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Programmers commonly use stack tracing during interactive and post-mortem debugging. End-users may see a stack trace displayed as part of an error message, which the user can then report to a programmer.
A stack trace allows tracking the sequence of nested functions called - up to the point where the stack trace is generated. In a post-mortem scenario this extends up to the function where the failure occurred (but was not necessarily caused). Sibling function calls do not appear in a stack trace.
As an example, the following Python program contains an error.
def a(): b() def b(): c() def c(): error() a()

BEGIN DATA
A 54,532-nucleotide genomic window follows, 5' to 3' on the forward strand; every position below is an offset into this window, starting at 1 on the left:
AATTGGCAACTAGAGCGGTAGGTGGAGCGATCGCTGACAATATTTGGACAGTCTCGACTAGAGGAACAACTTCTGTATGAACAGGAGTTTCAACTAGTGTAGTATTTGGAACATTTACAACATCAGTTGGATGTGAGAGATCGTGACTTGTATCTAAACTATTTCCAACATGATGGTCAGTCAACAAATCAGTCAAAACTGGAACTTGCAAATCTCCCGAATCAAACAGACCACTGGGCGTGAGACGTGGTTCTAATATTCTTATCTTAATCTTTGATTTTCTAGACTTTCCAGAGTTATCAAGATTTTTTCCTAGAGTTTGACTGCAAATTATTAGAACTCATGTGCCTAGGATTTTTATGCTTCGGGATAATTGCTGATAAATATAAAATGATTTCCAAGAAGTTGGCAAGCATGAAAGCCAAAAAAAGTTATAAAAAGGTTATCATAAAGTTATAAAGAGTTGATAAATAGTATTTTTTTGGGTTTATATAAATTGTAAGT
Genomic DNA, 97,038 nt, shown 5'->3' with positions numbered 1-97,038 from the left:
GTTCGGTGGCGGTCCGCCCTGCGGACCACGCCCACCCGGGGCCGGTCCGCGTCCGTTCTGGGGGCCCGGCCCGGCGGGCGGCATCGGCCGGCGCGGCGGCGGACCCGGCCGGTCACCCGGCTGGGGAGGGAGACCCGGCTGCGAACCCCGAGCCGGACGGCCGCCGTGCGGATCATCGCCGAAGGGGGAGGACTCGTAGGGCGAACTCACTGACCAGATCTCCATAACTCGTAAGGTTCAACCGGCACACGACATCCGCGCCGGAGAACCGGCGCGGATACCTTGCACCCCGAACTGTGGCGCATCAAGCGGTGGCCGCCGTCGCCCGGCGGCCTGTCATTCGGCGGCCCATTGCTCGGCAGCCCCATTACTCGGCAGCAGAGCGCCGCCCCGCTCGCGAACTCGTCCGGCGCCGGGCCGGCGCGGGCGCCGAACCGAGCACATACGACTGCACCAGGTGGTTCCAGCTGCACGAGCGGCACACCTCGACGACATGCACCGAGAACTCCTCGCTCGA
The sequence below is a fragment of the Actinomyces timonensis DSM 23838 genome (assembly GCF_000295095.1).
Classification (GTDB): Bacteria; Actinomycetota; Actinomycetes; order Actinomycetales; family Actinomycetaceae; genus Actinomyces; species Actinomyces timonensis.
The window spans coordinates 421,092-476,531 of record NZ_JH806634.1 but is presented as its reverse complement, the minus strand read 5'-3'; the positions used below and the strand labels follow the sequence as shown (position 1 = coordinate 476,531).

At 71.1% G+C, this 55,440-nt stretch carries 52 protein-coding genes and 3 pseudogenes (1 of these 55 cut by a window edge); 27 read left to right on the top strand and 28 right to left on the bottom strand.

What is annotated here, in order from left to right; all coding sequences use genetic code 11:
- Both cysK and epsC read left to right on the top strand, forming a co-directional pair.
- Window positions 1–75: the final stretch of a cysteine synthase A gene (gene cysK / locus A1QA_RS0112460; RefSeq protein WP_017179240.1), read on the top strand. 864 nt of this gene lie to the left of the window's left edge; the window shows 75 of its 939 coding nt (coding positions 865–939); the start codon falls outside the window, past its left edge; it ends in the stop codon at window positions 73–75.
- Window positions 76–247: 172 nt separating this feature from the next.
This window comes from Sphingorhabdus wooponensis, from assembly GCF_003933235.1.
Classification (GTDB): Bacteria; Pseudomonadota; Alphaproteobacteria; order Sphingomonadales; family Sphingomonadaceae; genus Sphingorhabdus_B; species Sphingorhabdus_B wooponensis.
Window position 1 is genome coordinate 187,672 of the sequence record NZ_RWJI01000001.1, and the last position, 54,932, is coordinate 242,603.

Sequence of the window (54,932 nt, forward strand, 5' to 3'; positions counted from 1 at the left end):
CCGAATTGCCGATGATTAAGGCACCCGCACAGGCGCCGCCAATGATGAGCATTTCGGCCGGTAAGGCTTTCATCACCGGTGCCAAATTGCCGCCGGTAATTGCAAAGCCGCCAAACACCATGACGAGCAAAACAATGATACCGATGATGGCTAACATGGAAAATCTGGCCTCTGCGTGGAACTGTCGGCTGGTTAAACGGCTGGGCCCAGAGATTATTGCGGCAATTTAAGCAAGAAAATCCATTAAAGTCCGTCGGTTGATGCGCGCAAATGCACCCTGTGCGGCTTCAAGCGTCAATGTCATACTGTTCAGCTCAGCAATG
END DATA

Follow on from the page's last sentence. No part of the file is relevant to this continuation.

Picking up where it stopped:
Running the program under the standard Python interpreter produces the following error message.
Traceback (most recent call last): File "tb.py", line 10, in <module> a() File "tb.py", line 2, in a b() File "tb.py", line 5, in b c() File "tb.py", line 8, in c error() NameError: global name 'error' is not defined
The stack trace shows where the error occurs, namely in the
c function. It also shows that the
c function was called by
b, which was called by
a, which was in turn called by the code on line 10 (the last line) of the program.
Most programming languages, including Java and C#, have built-in support for retrieving the current stack trace via system calls. C++ has no built-in support for doing this, but C++ users can retrieve stack traces with (for example) the stacktrace library.
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